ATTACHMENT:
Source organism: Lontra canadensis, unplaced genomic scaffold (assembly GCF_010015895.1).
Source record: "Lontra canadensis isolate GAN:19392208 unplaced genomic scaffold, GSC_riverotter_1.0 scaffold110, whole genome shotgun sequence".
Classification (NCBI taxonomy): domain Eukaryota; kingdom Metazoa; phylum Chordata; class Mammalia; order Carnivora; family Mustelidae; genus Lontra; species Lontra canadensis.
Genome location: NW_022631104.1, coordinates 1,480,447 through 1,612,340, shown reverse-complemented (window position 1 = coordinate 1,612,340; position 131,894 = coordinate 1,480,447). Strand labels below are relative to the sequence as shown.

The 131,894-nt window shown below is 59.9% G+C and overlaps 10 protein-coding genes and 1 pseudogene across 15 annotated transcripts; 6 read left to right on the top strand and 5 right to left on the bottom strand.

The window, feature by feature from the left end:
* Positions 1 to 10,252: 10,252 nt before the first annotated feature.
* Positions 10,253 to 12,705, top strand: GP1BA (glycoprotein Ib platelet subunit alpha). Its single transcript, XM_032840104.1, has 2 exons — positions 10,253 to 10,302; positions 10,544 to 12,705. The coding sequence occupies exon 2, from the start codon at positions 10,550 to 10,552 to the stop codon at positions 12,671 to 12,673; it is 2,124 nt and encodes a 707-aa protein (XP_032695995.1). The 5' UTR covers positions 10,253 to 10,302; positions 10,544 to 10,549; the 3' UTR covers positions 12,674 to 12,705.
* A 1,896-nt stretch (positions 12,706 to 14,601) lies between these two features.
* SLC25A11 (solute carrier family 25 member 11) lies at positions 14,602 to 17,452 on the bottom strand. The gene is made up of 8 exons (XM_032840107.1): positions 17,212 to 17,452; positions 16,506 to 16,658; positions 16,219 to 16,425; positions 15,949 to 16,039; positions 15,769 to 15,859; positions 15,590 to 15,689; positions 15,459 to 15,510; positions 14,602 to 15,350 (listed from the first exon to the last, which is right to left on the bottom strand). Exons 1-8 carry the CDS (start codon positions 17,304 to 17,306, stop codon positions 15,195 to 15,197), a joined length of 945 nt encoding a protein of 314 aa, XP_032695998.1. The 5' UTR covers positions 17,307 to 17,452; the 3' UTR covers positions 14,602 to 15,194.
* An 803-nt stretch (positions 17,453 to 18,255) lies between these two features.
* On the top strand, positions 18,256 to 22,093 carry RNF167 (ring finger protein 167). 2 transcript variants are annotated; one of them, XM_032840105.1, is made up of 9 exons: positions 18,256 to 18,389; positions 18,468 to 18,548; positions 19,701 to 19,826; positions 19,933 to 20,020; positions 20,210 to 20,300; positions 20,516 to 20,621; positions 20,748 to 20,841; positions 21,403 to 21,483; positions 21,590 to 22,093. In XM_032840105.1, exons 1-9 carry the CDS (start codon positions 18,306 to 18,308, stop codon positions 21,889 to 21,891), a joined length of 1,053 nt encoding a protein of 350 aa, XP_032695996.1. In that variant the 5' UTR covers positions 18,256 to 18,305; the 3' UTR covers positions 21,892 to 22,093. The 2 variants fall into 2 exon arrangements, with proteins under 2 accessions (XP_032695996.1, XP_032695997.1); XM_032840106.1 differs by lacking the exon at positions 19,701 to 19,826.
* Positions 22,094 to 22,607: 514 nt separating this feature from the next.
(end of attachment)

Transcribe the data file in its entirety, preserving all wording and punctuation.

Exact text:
Source organism: Lontra canadensis, unplaced genomic scaffold (assembly GCF_010015895.1).
Source record: "Lontra canadensis isolate GAN:19392208 unplaced genomic scaffold, GSC_riverotter_1.0 scaffold110, whole genome shotgun sequence".
Classification (NCBI taxonomy): domain Eukaryota; kingdom Metazoa; phylum Chordata; class Mammalia; order Carnivora; family Mustelidae; genus Lontra; species Lontra canadensis.
Genome location: NW_022631104.1, coordinates 1,480,447 through 1,612,340, shown reverse-complemented (window position 1 = coordinate 1,612,340; position 131,894 = coordinate 1,480,447). Strand labels below are relative to the sequence as shown.

The 131,894-nt window shown below is 59.9% G+C and overlaps 10 protein-coding genes and 1 pseudogene across 15 annotated transcripts; 6 read left to right on the top strand and 5 right to left on the bottom strand.

The window, feature by feature from the left end:
* Positions 1 to 10,252: 10,252 nt before the first annotated feature.
* Positions 10,253 to 12,705, top strand: GP1BA (glycoprotein Ib platelet subunit alpha). Its single transcript, XM_032840104.1, has 2 exons — positions 10,253 to 10,302; positions 10,544 to 12,705. The coding sequence occupies exon 2, from the start codon at positions 10,550 to 10,552 to the stop codon at positions 12,671 to 12,673; it is 2,124 nt and encodes a 707-aa protein (XP_032695995.1). The 5' UTR covers positions 10,253 to 10,302; positions 10,544 to 10,549; the 3' UTR covers positions 12,674 to 12,705.
* A 1,896-nt stretch (positions 12,706 to 14,601) lies between these two features.
* SLC25A11 (solute carrier family 25 member 11) lies at positions 14,602 to 17,452 on the bottom strand. The gene is made up of 8 exons (XM_032840107.1): positions 17,212 to 17,452; positions 16,506 to 16,658; positions 16,219 to 16,425; positions 15,949 to 16,039; positions 15,769 to 15,859; positions 15,590 to 15,689; positions 15,459 to 15,510; positions 14,602 to 15,350 (listed from the first exon to the last, which is right to left on the bottom strand). Exons 1-8 carry the CDS (start codon positions 17,304 to 17,306, stop codon positions 15,195 to 15,197), a joined length of 945 nt encoding a protein of 314 aa, XP_032695998.1. The 5' UTR covers positions 17,307 to 17,452; the 3' UTR covers positions 14,602 to 15,194.
* An 803-nt stretch (positions 17,453 to 18,255) lies between these two features.
* On the top strand, positions 18,256 to 22,093 carry RNF167 (ring finger protein 167). 2 transcript variants are annotated; one of them, XM_032840105.1, is made up of 9 exons: positions 18,256 to 18,389; positions 18,468 to 18,548; positions 19,701 to 19,826; positions 19,933 to 20,020; positions 20,210 to 20,300; positions 20,516 to 20,621; positions 20,748 to 20,841; positions 21,403 to 21,483; positions 21,590 to 22,093. In XM_032840105.1, exons 1-9 carry the CDS (start codon positions 18,306 to 18,308, stop codon positions 21,889 to 21,891), a joined length of 1,053 nt encoding a protein of 350 aa, XP_032695996.1. In that variant the 5' UTR covers positions 18,256 to 18,305; the 3' UTR covers positions 21,892 to 22,093. The 2 variants fall into 2 exon arrangements, with proteins under 2 accessions (XP_032695996.1, XP_032695997.1); XM_032840106.1 differs by lacking the exon at positions 19,701 to 19,826.
* Positions 22,094 to 22,607: 514 nt separating this feature from the next.